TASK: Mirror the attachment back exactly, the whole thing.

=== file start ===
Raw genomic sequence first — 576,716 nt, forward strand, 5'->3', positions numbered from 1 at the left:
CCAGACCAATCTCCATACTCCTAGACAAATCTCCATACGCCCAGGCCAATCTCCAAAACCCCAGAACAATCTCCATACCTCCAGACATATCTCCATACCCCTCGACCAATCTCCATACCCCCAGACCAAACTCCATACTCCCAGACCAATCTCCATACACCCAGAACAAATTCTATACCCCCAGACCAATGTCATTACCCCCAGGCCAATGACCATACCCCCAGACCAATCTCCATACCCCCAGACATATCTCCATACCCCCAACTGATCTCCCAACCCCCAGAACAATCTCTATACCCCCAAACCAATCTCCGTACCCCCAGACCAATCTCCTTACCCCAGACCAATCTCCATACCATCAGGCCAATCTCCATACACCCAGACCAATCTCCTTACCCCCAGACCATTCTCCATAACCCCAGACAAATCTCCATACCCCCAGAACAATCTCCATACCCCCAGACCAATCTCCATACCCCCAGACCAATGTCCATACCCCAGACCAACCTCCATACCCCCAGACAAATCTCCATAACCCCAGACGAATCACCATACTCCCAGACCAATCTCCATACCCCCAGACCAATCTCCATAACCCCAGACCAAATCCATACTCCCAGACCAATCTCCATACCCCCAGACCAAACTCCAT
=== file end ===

Raw genomic sequence first — 576,716 nt, forward strand, 5'->3', positions numbered from 1 at the left:
CCAGACCAATCTCCATACTCCTAGACAAATCTCCATACGCCCAGGCCAATCTCCAAAACCCCAGAACAATCTCCATACCTCCAGACATATCTCCATACCCCTCGACCAATCTCCATACCCCCAGACCAAACTCCATACTCCCAGACCAATCTCCATACACCCAGAACAAATTCTATACCCCCAGACCAATGTCATTACCCCCAGGCCAATGACCATACCCCCAGACCAATCTCCATACCCCCAGACATATCTCCATACCCCCAACTGATCTCCCAACCCCCAGAACAATCTCTATACCCCCAAACCAATCTCCGTACCCCCAGACCAATCTCCTTACCCCAGACCAATCTCCATACCATCAGGCCAATCTCCATACACCCAGACCAATCTCCTTACCCCCAGACCATTCTCCATAACCCCAGACAAATCTCCATACCCCCAGAACAATCTCCATACCCCCAGACCAATCTCCATACCCCCAGACCAATGTCCATACCCCAGACCAACCTCCATACCCCCAGACAAATCTCCATAACCCCAGACGAATCACCATACTCCCAGACCAATCTCCATACCCCCAGACCAATCTCCATAACCCCAGACCAAATCCATACTCCCAGACCAATCTCCATACCCCCAGACCAAACTCCAT